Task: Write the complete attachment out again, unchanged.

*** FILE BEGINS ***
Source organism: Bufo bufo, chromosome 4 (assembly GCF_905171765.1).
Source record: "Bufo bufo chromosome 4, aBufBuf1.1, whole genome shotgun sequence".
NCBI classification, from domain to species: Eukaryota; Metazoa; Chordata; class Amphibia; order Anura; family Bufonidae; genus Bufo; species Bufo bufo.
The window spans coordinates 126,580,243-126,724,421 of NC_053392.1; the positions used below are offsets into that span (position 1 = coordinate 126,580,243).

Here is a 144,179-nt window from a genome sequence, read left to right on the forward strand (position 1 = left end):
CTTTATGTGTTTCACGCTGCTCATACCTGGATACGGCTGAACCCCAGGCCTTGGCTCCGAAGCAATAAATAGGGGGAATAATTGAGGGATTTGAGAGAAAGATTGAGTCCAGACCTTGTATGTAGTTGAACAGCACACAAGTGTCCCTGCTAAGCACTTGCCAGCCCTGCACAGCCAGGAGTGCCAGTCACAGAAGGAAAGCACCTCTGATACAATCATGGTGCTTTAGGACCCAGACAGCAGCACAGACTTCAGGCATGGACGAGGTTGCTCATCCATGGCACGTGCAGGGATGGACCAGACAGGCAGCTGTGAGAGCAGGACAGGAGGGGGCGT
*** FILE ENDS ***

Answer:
Source organism: Bufo bufo, chromosome 4 (assembly GCF_905171765.1).
Source record: "Bufo bufo chromosome 4, aBufBuf1.1, whole genome shotgun sequence".
NCBI classification, from domain to species: Eukaryota; Metazoa; Chordata; class Amphibia; order Anura; family Bufonidae; genus Bufo; species Bufo bufo.
The window spans coordinates 126,580,243-126,724,421 of NC_053392.1; the positions used below are offsets into that span (position 1 = coordinate 126,580,243).

Here is a 144,179-nt window from a genome sequence, read left to right on the forward strand (position 1 = left end):
CTTTATGTGTTTCACGCTGCTCATACCTGGATACGGCTGAACCCCAGGCCTTGGCTCCGAAGCAATAAATAGGGGGAATAATTGAGGGATTTGAGAGAAAGATTGAGTCCAGACCTTGTATGTAGTTGAACAGCACACAAGTGTCCCTGCTAAGCACTTGCCAGCCCTGCACAGCCAGGAGTGCCAGTCACAGAAGGAAAGCACCTCTGATACAATCATGGTGCTTTAGGACCCAGACAGCAGCACAGACTTCAGGCATGGACGAGGTTGCTCATCCATGGCACGTGCAGGGATGGACCAGACAGGCAGCTGTGAGAGCAGGACAGGAGGGGGCGT